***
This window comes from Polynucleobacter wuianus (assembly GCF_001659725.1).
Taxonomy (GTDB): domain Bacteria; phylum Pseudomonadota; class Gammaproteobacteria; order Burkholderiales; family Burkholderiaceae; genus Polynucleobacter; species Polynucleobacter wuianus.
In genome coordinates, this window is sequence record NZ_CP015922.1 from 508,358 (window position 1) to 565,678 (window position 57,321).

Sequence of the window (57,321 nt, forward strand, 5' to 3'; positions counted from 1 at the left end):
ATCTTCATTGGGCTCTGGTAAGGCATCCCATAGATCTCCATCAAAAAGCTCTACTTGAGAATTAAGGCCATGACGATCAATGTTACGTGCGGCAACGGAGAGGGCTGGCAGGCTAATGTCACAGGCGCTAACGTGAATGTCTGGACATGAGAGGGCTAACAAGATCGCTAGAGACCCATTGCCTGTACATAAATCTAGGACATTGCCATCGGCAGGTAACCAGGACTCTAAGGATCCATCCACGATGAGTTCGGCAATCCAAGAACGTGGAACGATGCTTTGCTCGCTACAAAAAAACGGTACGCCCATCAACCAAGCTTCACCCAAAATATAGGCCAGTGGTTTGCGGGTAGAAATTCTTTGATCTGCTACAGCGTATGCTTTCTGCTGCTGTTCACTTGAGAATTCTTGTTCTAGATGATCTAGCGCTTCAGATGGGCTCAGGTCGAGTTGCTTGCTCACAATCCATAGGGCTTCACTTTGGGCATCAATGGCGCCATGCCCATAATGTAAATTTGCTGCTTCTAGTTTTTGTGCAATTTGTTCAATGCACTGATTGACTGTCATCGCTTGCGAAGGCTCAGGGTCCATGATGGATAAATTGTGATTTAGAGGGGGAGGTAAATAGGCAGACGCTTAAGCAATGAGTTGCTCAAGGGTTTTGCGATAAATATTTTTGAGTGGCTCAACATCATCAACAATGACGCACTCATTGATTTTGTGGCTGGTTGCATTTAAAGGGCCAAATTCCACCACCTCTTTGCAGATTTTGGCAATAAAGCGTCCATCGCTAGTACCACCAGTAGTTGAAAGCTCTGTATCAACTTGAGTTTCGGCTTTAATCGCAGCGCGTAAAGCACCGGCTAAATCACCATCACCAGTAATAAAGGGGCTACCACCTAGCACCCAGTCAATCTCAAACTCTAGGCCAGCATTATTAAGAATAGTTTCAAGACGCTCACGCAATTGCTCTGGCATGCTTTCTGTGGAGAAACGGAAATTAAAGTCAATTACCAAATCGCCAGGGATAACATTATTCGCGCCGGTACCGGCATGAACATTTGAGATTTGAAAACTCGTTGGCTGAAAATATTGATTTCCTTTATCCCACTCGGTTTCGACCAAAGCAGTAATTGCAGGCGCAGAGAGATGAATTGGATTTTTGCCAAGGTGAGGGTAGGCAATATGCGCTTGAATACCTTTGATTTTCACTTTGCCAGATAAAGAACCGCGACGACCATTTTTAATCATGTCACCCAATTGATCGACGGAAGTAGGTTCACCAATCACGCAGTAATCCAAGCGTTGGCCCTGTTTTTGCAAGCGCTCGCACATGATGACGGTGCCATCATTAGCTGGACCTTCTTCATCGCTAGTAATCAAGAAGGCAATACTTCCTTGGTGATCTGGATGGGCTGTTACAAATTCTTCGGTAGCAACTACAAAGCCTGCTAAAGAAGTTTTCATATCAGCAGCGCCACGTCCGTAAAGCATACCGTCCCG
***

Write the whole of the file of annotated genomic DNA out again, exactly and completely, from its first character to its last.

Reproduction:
This window comes from Polynucleobacter wuianus (assembly GCF_001659725.1).
Taxonomy (GTDB): domain Bacteria; phylum Pseudomonadota; class Gammaproteobacteria; order Burkholderiales; family Burkholderiaceae; genus Polynucleobacter; species Polynucleobacter wuianus.
In genome coordinates, this window is sequence record NZ_CP015922.1 from 508,358 (window position 1) to 565,678 (window position 57,321).

Sequence of the window (57,321 nt, forward strand, 5' to 3'; positions counted from 1 at the left end):
ATCTTCATTGGGCTCTGGTAAGGCATCCCATAGATCTCCATCAAAAAGCTCTACTTGAGAATTAAGGCCATGACGATCAATGTTACGTGCGGCAACGGAGAGGGCTGGCAGGCTAATGTCACAGGCGCTAACGTGAATGTCTGGACATGAGAGGGCTAACAAGATCGCTAGAGACCCATTGCCTGTACATAAATCTAGGACATTGCCATCGGCAGGTAACCAGGACTCTAAGGATCCATCCACGATGAGTTCGGCAATCCAAGAACGTGGAACGATGCTTTGCTCGCTACAAAAAAACGGTACGCCCATCAACCAAGCTTCACCCAAAATATAGGCCAGTGGTTTGCGGGTAGAAATTCTTTGATCTGCTACAGCGTATGCTTTCTGCTGCTGTTCACTTGAGAATTCTTGTTCTAGATGATCTAGCGCTTCAGATGGGCTCAGGTCGAGTTGCTTGCTCACAATCCATAGGGCTTCACTTTGGGCATCAATGGCGCCATGCCCATAATGTAAATTTGCTGCTTCTAGTTTTTGTGCAATTTGTTCAATGCACTGATTGACTGTCATCGCTTGCGAAGGCTCAGGGTCCATGATGGATAAATTGTGATTTAGAGGGGGAGGTAAATAGGCAGACGCTTAAGCAATGAGTTGCTCAAGGGTTTTGCGATAAATATTTTTGAGTGGCTCAACATCATCAACAATGACGCACTCATTGATTTTGTGGCTGGTTGCATTTAAAGGGCCAAATTCCACCACCTCTTTGCAGATTTTGGCAATAAAGCGTCCATCGCTAGTACCACCAGTAGTTGAAAGCTCTGTATCAACTTGAGTTTCGGCTTTAATCGCAGCGCGTAAAGCACCGGCTAAATCACCATCACCAGTAATAAAGGGGCTACCACCTAGCACCCAGTCAATCTCAAACTCTAGGCCAGCATTATTAAGAATAGTTTCAAGACGCTCACGCAATTGCTCTGGCATGCTTTCTGTGGAGAAACGGAAATTAAAGTCAATTACCAAATCGCCAGGGATAACATTATTCGCGCCGGTACCGGCATGAACATTTGAGATTTGAAAACTCGTTGGCTGAAAATATTGATTTCCTTTATCCCACTCGGTTTCGACCAAAGCAGTAATTGCAGGCGCAGAGAGATGAATTGGATTTTTGCCAAGGTGAGGGTAGGCAATATGCGCTTGAATACCTTTGATTTTCACTTTGCCAGATAAAGAACCGCGACGACCATTTTTAATCATGTCACCCAATTGATCGACGGAAGTAGGTTCACCAATCACGCAGTAATCCAAGCGTTGGCCCTGTTTTTGCAAGCGCTCGCACATGATGACGGTGCCATCATTAGCTGGACCTTCTTCATCGCTAGTAATCAAGAAGGCAATACTTCCTTGGTGATCTGGATGGGCTGTTACAAATTCTTCGGTAGCAACTACAAAGCCTGCTAAAGAAGTTTTCATATCAGCAGCGCCACGTCCGTAAAGCATACCGTCCCG